By Ayobami Joel, Abuja
President of the Senate, Bukola Saraki, on Wednesday addressed the Upper Chamber of the Russian Parliament known as the Federation Council of the Federal Assembly of the Russian Federation, in Moscow.
In the address Saraki called for a stronger security, economic and cultural cooperation between Nigeria and Russia.
The President of the Senate while thanking the Chairperson of the Federation Council, Ms. Valentina Matviyenko for the invitation expressed confidence that the event would mark a new phase of inter-parliamentary cooperation between the two nations, as well as a springboard for renewed vigour in Nigeria-Russia relations in general.
He insisted that since aid alone cannot mitigate the enormous socio-economic challenges confronting the country, it is imperative for both countries to engage in partnerships that would “open the door to new investments and other opportunities.”
Saraki said: “Nigeria’s leadership role in Africa is unassailable. An improved relationship between us would be a definitive pathway to a stronger relationship with the whole of Africa.
“Let us, therefore, pledge to revitalise the ties between our two countries. It is important, at this point, to stress that the relationship we seek is one based on partnership,” he said.
Saraki added that “We recognise that aid alone will no longer sufficiently tackle the challenges ahead. Partnership, on the other hand, will open the door to new investments and other opportunities”.
“It is for this reason that we in Nigeria are putting a lot of effort into ensuring that we build a strong foundation for the future and one of the ways we are doing that is by deepening links with other parliaments such as yourselves, because legislation is a necessary key to unlocking potentials in people, and delivering better prospects for citizens.
“I therefore come to you today as an economic ambassador of Africa’s largest economy. Our economy is increasingly stable and offers immense potential for investment.
“Our people are self-motivated, ambitious and seeking new opportunities and avenues to make their mark in the dynamic world of today. And I say to you: let us work together to explore new and exciting areas of cooperation and economic opportunities that will be mutually beneficial to our peoples.
“For us, there are compelling arguments for looking to Russia. I say this for the obvious reason that our two countries share certain, striking similarities,” he said.
Saraki noted that in the emerging global order, world powers are looking to Africa because “Africa is not merely rising; Africa is here. There is a world of opportunities on the continent.”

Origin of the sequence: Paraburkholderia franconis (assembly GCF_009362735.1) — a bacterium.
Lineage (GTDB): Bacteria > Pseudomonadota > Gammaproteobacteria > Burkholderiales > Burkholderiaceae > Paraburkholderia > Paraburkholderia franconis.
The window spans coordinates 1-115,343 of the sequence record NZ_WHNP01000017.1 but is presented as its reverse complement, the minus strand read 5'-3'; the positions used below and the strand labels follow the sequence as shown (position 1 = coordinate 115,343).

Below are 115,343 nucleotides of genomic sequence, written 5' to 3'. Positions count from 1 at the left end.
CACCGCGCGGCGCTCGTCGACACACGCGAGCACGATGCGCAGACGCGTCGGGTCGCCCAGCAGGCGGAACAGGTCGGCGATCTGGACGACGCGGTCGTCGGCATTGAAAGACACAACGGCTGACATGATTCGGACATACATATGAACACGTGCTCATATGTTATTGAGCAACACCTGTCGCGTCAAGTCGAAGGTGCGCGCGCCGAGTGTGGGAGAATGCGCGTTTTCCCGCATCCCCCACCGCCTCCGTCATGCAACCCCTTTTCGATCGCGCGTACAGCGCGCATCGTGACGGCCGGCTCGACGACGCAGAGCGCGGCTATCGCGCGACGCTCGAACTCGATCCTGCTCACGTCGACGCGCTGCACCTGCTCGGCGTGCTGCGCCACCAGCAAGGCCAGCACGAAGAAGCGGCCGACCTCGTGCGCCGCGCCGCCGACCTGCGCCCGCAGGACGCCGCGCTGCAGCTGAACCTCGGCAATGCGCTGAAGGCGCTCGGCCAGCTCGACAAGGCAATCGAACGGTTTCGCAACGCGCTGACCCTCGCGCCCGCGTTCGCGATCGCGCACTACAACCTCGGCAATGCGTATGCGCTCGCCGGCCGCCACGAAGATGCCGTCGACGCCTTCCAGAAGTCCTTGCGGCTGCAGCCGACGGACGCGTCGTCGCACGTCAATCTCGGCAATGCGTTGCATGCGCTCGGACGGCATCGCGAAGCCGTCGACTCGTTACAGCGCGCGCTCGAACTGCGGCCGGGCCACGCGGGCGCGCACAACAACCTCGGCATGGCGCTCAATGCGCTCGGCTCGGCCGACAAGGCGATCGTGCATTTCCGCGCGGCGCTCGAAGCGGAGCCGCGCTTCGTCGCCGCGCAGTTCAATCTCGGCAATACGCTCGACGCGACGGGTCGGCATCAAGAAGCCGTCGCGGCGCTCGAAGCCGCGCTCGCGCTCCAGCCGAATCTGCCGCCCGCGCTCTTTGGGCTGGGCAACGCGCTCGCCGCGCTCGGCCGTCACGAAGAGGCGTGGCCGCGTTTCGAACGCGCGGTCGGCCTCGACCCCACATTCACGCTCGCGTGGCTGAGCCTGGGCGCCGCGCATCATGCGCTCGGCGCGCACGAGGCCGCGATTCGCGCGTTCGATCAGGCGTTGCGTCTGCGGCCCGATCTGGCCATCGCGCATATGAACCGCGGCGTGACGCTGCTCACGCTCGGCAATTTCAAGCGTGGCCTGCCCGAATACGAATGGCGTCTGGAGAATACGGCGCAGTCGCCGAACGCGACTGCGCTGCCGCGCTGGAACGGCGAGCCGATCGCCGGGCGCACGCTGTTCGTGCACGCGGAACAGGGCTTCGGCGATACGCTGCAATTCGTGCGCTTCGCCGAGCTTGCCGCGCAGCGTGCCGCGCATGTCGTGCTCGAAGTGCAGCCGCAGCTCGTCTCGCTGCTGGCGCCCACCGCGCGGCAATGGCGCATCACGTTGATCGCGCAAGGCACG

According to him, the 54 nations of Africa represent a huge geographical bloc with enormous potential for investment and strategic partnerships that would benefit only those that venture.
“Our position, therefore, is simple: those who are serious about expanding their interests in Africa must necessarily see Nigeria – the powerhouse in the region – as the gateway to the continent,” he said.
He further called on the Russian Government to reckon with Nigeria as the central area of focus in Africa, by taking a more serious view of its longstanding ties with the country.
“I make this point because we are not seeing enough of that at the present time. There is a vacuum currently, and the reality is that no other country can take your place.
“As a fellow oil producing nation, we do believe that Russia has a keen insight on some of the challenges we face in Nigeria with regard to the economy, as well as our drive towards diversification.
“As your economy, like ours, recovers from recession, we say that part of the consolidation process must be a stronger focus on Africa, and Nigeria in particular.
“As leaders of our nations’ parliaments, therefore, we must think of not just today but well into the future, to pursue and implement initiatives that release the potentials of our peoples in their desire for economic development.
“With Russia and Nigeria projected to be the biggest economies in Europe and Africa respectively in just three decades from now, it would be a travesty if we did not strive to strengthen cooperation and partnership to reap the gains in terms of GDP growth.
“As the country with the biggest gas reserves on earth, Russia should be a leading player in the African oil and gas sector. Stronger collaboration for gas development would help Nigeria solve acute problems of power generation as well as provide for other local uses.
“The time is ripe to redefine the relationship between our two countries, based on partnership, to improve the state of infrastructural and economic development, for the good of our people,” he said.
He said that Nigeria and Russia need to collaborate more to develop common strategies for tackling the problem of terrorism and human trafficking as their contribution sustainable peace in the larger world.
“Terrorism is a global threat. What affects one, affects all; and we look to Russia to join us in building stronger collaboration for the fight against this common enemy. Terrorism, most significantly in the shape of the Boko Haram sect, has continued to pose a serious challenge to the internal security of Nigeria.
“When, at the height of the crisis, we were having difficulty obtaining international support, Russia memorably saved the day by supplying military equipment and assisting us with the training of personnel.
“We are grateful that you did not abandon us in our hour of need. While Boko Haram is largely decimated now, the threat remains, and new terrorism challenges are arising; one of these being the Herdsmen-Farmers’ crisis that constitutes a clear and present threat to our national security.
“We hope for your continued cooperation and partnership towards combating the threat; and with your support, I have no doubt that Nigeria will prevail,” he said.